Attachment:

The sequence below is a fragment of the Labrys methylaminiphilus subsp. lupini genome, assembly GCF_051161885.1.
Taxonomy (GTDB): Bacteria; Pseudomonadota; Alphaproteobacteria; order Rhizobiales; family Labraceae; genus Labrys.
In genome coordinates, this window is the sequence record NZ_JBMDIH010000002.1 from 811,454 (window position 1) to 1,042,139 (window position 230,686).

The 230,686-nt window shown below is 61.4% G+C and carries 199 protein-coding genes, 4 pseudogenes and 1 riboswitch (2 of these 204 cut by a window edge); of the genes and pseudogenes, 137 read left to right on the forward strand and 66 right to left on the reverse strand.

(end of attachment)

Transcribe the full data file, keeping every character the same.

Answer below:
The sequence below is a fragment of the Labrys methylaminiphilus subsp. lupini genome, assembly GCF_051161885.1.
Taxonomy (GTDB): Bacteria; Pseudomonadota; Alphaproteobacteria; order Rhizobiales; family Labraceae; genus Labrys.
In genome coordinates, this window is the sequence record NZ_JBMDIH010000002.1 from 811,454 (window position 1) to 1,042,139 (window position 230,686).

The 230,686-nt window shown below is 61.4% G+C and carries 199 protein-coding genes, 4 pseudogenes and 1 riboswitch (2 of these 204 cut by a window edge); of the genes and pseudogenes, 137 read left to right on the forward strand and 66 right to left on the reverse strand.